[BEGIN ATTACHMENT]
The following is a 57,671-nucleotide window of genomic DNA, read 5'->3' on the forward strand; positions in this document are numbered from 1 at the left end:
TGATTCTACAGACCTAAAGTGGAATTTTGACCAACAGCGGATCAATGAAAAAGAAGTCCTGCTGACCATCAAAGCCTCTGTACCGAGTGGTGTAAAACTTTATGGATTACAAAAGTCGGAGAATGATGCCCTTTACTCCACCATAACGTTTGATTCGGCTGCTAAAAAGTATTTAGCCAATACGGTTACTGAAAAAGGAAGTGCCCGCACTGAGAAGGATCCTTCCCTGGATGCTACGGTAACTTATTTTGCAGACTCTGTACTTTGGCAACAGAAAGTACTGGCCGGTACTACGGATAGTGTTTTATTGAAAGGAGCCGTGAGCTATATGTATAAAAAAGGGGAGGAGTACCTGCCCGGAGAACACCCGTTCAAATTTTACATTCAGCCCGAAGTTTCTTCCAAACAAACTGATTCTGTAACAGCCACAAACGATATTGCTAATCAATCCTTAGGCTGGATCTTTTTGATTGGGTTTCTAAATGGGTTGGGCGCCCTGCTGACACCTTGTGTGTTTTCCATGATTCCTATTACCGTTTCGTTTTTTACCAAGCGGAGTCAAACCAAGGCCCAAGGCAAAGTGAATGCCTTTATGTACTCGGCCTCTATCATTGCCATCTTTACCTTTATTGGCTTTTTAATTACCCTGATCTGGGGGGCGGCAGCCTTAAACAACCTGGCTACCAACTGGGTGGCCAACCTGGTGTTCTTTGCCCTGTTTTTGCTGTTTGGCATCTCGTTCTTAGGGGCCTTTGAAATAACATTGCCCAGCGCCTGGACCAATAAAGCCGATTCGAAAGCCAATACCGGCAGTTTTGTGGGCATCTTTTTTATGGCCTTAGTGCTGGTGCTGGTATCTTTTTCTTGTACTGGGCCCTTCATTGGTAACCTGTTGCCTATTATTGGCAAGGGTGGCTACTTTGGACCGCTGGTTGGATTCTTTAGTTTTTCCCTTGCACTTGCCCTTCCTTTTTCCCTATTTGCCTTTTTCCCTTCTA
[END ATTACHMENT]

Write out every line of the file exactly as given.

The following is a 57,671-nucleotide window of genomic DNA, read 5'->3' on the forward strand; positions in this document are numbered from 1 at the left end:
TGATTCTACAGACCTAAAGTGGAATTTTGACCAACAGCGGATCAATGAAAAAGAAGTCCTGCTGACCATCAAAGCCTCTGTACCGAGTGGTGTAAAACTTTATGGATTACAAAAGTCGGAGAATGATGCCCTTTACTCCACCATAACGTTTGATTCGGCTGCTAAAAAGTATTTAGCCAATACGGTTACTGAAAAAGGAAGTGCCCGCACTGAGAAGGATCCTTCCCTGGATGCTACGGTAACTTATTTTGCAGACTCTGTACTTTGGCAACAGAAAGTACTGGCCGGTACTACGGATAGTGTTTTATTGAAAGGAGCCGTGAGCTATATGTATAAAAAAGGGGAGGAGTACCTGCCCGGAGAACACCCGTTCAAATTTTACATTCAGCCCGAAGTTTCTTCCAAACAAACTGATTCTGTAACAGCCACAAACGATATTGCTAATCAATCCTTAGGCTGGATCTTTTTGATTGGGTTTCTAAATGGGTTGGGCGCCCTGCTGACACCTTGTGTGTTTTCCATGATTCCTATTACCGTTTCGTTTTTTACCAAGCGGAGTCAAACCAAGGCCCAAGGCAAAGTGAATGCCTTTATGTACTCGGCCTCTATCATTGCCATCTTTACCTTTATTGGCTTTTTAATTACCCTGATCTGGGGGGCGGCAGCCTTAAACAACCTGGCTACCAACTGGGTGGCCAACCTGGTGTTCTTTGCCCTGTTTTTGCTGTTTGGCATCTCGTTCTTAGGGGCCTTTGAAATAACATTGCCCAGCGCCTGGACCAATAAAGCCGATTCGAAAGCCAATACCGGCAGTTTTGTGGGCATCTTTTTTATGGCCTTAGTGCTGGTGCTGGTATCTTTTTCTTGTACTGGGCCCTTCATTGGTAACCTGTTGCCTATTATTGGCAAGGGTGGCTACTTTGGACCGCTGGTTGGATTCTTTAGTTTTTCCCTTGCACTTGCCCTTCCTTTTTCCCTATTTGCCTTTTTCCCTTCTA